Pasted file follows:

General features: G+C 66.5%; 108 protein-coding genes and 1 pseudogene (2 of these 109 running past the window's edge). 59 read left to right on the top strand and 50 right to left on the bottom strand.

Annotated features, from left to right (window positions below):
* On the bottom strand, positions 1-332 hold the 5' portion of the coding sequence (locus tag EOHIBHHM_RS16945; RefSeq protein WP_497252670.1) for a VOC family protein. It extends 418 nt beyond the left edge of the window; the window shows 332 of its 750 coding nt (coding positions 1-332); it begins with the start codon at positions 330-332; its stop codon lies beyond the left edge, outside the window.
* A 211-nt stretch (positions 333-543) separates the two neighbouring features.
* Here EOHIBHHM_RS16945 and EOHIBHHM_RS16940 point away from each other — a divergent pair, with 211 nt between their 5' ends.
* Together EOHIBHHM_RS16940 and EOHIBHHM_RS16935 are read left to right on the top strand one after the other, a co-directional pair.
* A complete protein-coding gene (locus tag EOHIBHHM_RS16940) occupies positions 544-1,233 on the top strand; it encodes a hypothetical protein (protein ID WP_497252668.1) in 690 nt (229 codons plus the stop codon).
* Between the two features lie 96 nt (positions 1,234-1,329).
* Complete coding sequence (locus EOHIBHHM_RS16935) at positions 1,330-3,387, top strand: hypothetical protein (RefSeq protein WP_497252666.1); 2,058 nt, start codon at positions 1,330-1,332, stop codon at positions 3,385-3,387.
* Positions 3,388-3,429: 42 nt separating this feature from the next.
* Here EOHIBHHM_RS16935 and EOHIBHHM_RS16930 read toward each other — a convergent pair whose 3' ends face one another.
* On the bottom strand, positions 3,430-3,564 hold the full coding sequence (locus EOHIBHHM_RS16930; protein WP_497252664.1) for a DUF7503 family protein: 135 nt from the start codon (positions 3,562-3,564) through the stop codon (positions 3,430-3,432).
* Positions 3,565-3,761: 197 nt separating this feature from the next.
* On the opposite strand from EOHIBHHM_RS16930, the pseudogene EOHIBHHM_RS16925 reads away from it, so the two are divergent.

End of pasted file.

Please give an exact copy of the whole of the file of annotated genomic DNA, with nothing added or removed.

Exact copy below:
General features: G+C 66.5%; 108 protein-coding genes and 1 pseudogene (2 of these 109 running past the window's edge). 59 read left to right on the top strand and 50 right to left on the bottom strand.

Annotated features, from left to right (window positions below):
* On the bottom strand, positions 1-332 hold the 5' portion of the coding sequence (locus tag EOHIBHHM_RS16945; RefSeq protein WP_497252670.1) for a VOC family protein. It extends 418 nt beyond the left edge of the window; the window shows 332 of its 750 coding nt (coding positions 1-332); it begins with the start codon at positions 330-332; its stop codon lies beyond the left edge, outside the window.
* A 211-nt stretch (positions 333-543) separates the two neighbouring features.
* Here EOHIBHHM_RS16945 and EOHIBHHM_RS16940 point away from each other — a divergent pair, with 211 nt between their 5' ends.
* Together EOHIBHHM_RS16940 and EOHIBHHM_RS16935 are read left to right on the top strand one after the other, a co-directional pair.
* A complete protein-coding gene (locus tag EOHIBHHM_RS16940) occupies positions 544-1,233 on the top strand; it encodes a hypothetical protein (protein ID WP_497252668.1) in 690 nt (229 codons plus the stop codon).
* Between the two features lie 96 nt (positions 1,234-1,329).
* Complete coding sequence (locus EOHIBHHM_RS16935) at positions 1,330-3,387, top strand: hypothetical protein (RefSeq protein WP_497252666.1); 2,058 nt, start codon at positions 1,330-1,332, stop codon at positions 3,385-3,387.
* Positions 3,388-3,429: 42 nt separating this feature from the next.
* Here EOHIBHHM_RS16935 and EOHIBHHM_RS16930 read toward each other — a convergent pair whose 3' ends face one another.
* On the bottom strand, positions 3,430-3,564 hold the full coding sequence (locus EOHIBHHM_RS16930; protein WP_497252664.1) for a DUF7503 family protein: 135 nt from the start codon (positions 3,562-3,564) through the stop codon (positions 3,430-3,432).
* Positions 3,565-3,761: 197 nt separating this feature from the next.
* On the opposite strand from EOHIBHHM_RS16930, the pseudogene EOHIBHHM_RS16925 reads away from it, so the two are divergent.